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Can you authenticate carbon copy

I have a document that is a carbon copy but you can still see the pressure from the pen. Im wondering if the signature could be authenticated.
Thankyou

Comments

  • JMS1223JMS1223 Posts: 1,093 ✭✭✭✭✭

    Unfortunately a carbon copy is not considered an authentic autograph but a copy. It’s a little bit better than other types of copies in that it was likely touched and handled by the signer but it’s still not the original.

  • Do they have a designation for this kind of copy. The document I have is a court document from the 1970's , one of the traditional yellow ones.

    Thankyou

  • JMS1223JMS1223 Posts: 1,093 ✭✭✭✭✭

    @Portlandjoe said:
    Do they have a designation for this kind of copy. The document I have is a court document from the 1970's , one of the traditional yellow ones.

    Thankyou

    I think they just call them carbon copy. It’s on carbon paper. The original is usually white and the carbon copy or copies (if there are two) are yellow and pink. Sometimes there are even more copies like 4 or 5 with some carbon paper sets and those are usually yellow and sometimes white. So it varies.

  • JBKJBK Posts: 14,510 ✭✭✭✭✭

    It could have some value as an historical artifact, but not as an autograph.

  • Are there companies that would be able to authentic document like this. Since it seems it can not be authentic through the signature.

    Thanks

  • JBKJBK Posts: 14,510 ✭✭✭✭✭

    The carbon "signature" might help authenticate the document. I am not sure if the memorabilia/autograph/sports card authenticators would also do something like this - they might.

    It would have to be pretty special or historic to justify the expense, though.

  • I should look into that. I always felt that since the carbon copy shows pen pressure and possibly flow it should be able to be authenticated.

    But I really have limited knowledge on autographs. So I probably have no idea what I'm talking about. Ha

  • IronmanfanIronmanfan Posts: 5,417 ✭✭✭✭

    why not share it with the board?

    IMF

    Successful dealings with Wcsportscards94558, EagleEyeKid, SamsGirl214, Volver, DwayneDrain, Oaksey25, Griffins, Cardfan07, Etc.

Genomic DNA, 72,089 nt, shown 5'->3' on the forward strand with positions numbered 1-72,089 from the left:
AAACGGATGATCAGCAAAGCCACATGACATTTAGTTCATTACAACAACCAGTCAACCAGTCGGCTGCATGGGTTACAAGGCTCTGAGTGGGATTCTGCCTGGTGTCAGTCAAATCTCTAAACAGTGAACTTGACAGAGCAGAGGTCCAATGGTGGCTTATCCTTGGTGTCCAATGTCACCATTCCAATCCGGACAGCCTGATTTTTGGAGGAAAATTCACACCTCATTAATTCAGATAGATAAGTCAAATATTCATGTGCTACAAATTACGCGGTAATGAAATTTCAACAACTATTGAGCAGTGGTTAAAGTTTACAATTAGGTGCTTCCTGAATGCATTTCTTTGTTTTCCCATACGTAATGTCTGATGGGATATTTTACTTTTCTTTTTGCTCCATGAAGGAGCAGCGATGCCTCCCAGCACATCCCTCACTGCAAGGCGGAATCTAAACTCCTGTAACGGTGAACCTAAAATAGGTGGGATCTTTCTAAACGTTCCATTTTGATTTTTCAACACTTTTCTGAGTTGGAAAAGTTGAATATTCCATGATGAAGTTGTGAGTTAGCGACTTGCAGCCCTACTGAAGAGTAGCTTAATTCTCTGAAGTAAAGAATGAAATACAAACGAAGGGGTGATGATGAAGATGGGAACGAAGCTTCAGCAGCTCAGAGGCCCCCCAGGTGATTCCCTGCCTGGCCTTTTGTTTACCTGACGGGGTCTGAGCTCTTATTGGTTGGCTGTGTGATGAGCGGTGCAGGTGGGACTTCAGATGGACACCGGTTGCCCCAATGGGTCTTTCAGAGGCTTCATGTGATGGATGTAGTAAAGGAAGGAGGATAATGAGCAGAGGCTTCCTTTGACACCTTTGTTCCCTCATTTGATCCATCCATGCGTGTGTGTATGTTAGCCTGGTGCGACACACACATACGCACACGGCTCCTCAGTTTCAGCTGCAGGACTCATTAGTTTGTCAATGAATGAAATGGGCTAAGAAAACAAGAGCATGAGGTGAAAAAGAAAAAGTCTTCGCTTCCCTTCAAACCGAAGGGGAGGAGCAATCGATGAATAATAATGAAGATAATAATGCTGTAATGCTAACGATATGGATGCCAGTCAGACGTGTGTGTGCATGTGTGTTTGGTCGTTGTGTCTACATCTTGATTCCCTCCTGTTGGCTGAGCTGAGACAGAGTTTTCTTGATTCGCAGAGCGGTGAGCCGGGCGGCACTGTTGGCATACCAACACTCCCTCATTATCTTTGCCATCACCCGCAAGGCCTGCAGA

• I read this on carbon copies from another post dealing with the same issue.
    "In one way, an autograph is the manual transfer of ink (or another writing material) to a media, such as paper. So the transfer of carbon to a piece of paper through manual means of the signer should technically be an autograph.”

    Does this hold any water ?

  • JBKJBK Posts: 14,510 ✭✭✭✭✭
    edited September 12, 2022 6:12AM

    Not with me....

    Whoever wrote that was just hypothesizing.

    It is what it is. It's a carbon copy. I have never heard of a carbon copy being sold or accepted as an autograph. Historical document, maybe, but genuine autograph, no.

    But I'm sensing that if you are told "no" by a hundred people and "yes" by one person, you're probably only going to listen to the "yes". :/

    Why not post a photo? I'd love to see what all the fuss is about.

    BTW, many if not most of the subtleties that help authenticate an autograph as hand-signed are lost with the carbon copy transfer.

  • I will get a photo in a few days. The value is in the document itself. The signature alone doesn't have much value maybe $100-200

  • JMS1223JMS1223 Posts: 1,093 ✭✭✭✭✭

    @Portlandjoe said:
    I will get a photo in a few days. The value is in the document itself. The signature alone doesn't have much value maybe $100-200

    Look forward to seeing it. If it has historical significance it can definitely be valuable as a document.

  • OK great, Thank you for your help

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